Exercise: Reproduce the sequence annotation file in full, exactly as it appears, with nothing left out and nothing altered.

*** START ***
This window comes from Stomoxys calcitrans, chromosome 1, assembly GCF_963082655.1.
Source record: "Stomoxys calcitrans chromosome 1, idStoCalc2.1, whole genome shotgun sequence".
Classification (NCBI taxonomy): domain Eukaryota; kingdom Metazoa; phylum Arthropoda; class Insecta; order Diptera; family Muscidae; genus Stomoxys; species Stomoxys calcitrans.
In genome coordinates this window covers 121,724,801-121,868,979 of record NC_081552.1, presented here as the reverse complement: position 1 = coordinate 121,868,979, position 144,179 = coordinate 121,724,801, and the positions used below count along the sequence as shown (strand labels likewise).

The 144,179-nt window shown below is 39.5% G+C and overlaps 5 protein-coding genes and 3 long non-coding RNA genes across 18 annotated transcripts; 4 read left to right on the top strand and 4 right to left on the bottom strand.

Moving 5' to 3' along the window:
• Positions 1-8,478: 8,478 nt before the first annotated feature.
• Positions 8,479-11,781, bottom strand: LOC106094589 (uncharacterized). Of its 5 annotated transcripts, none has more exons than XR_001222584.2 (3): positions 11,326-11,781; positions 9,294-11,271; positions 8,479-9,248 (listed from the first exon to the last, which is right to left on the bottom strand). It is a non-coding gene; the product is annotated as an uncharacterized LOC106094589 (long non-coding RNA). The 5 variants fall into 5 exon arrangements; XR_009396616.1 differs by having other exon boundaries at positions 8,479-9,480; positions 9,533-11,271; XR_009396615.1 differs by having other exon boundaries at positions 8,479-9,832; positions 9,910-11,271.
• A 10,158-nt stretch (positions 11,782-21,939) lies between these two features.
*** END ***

This window comes from Stomoxys calcitrans, chromosome 1, assembly GCF_963082655.1.
Source record: "Stomoxys calcitrans chromosome 1, idStoCalc2.1, whole genome shotgun sequence".
Classification (NCBI taxonomy): domain Eukaryota; kingdom Metazoa; phylum Arthropoda; class Insecta; order Diptera; family Muscidae; genus Stomoxys; species Stomoxys calcitrans.
In genome coordinates this window covers 121,724,801-121,868,979 of record NC_081552.1, presented here as the reverse complement: position 1 = coordinate 121,868,979, position 144,179 = coordinate 121,724,801, and the positions used below count along the sequence as shown (strand labels likewise).

The 144,179-nt window shown below is 39.5% G+C and overlaps 5 protein-coding genes and 3 long non-coding RNA genes across 18 annotated transcripts; 4 read left to right on the top strand and 4 right to left on the bottom strand.

Moving 5' to 3' along the window:
• Positions 1-8,478: 8,478 nt before the first annotated feature.
• Positions 8,479-11,781, bottom strand: LOC106094589 (uncharacterized). Of its 5 annotated transcripts, none has more exons than XR_001222584.2 (3): positions 11,326-11,781; positions 9,294-11,271; positions 8,479-9,248 (listed from the first exon to the last, which is right to left on the bottom strand). It is a non-coding gene; the product is annotated as an uncharacterized LOC106094589 (long non-coding RNA). The 5 variants fall into 5 exon arrangements; XR_009396616.1 differs by having other exon boundaries at positions 8,479-9,480; positions 9,533-11,271; XR_009396615.1 differs by having other exon boundaries at positions 8,479-9,832; positions 9,910-11,271.
• A 10,158-nt stretch (positions 11,782-21,939) lies between these two features.